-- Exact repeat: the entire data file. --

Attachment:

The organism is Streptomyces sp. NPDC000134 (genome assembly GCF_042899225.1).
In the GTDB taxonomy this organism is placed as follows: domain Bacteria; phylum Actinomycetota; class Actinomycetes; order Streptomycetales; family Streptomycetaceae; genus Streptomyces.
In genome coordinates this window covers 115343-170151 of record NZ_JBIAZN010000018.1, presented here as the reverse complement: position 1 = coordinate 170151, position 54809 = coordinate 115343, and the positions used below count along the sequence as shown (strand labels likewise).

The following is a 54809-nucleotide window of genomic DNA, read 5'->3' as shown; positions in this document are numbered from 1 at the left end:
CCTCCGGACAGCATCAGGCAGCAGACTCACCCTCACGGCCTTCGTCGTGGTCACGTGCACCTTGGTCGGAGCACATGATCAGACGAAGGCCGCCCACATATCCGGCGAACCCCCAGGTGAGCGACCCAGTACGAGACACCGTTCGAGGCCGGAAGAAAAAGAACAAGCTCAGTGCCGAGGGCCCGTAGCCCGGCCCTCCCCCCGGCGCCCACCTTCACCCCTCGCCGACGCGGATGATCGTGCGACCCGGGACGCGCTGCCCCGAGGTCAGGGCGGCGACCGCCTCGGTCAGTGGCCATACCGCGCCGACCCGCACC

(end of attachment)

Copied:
The organism is Streptomyces sp. NPDC000134 (genome assembly GCF_042899225.1).
In the GTDB taxonomy this organism is placed as follows: domain Bacteria; phylum Actinomycetota; class Actinomycetes; order Streptomycetales; family Streptomycetaceae; genus Streptomyces.
In genome coordinates this window covers 115343-170151 of record NZ_JBIAZN010000018.1, presented here as the reverse complement: position 1 = coordinate 170151, position 54809 = coordinate 115343, and the positions used below count along the sequence as shown (strand labels likewise).

The following is a 54809-nucleotide window of genomic DNA, read 5'->3' as shown; positions in this document are numbered from 1 at the left end:
CCTCCGGACAGCATCAGGCAGCAGACTCACCCTCACGGCCTTCGTCGTGGTCACGTGCACCTTGGTCGGAGCACATGATCAGACGAAGGCCGCCCACATATCCGGCGAACCCCCAGGTGAGCGACCCAGTACGAGACACCGTTCGAGGCCGGAAGAAAAAGAACAAGCTCAGTGCCGAGGGCCCGTAGCCCGGCCCTCCCCCCGGCGCCCACCTTCACCCCTCGCCGACGCGGATGATCGTGCGACCCGGGACGCGCTGCCCCGAGGTCAGGGCGGCGACCGCCTCGGTCAGTGGCCATACCGCGCCGACCCGCACC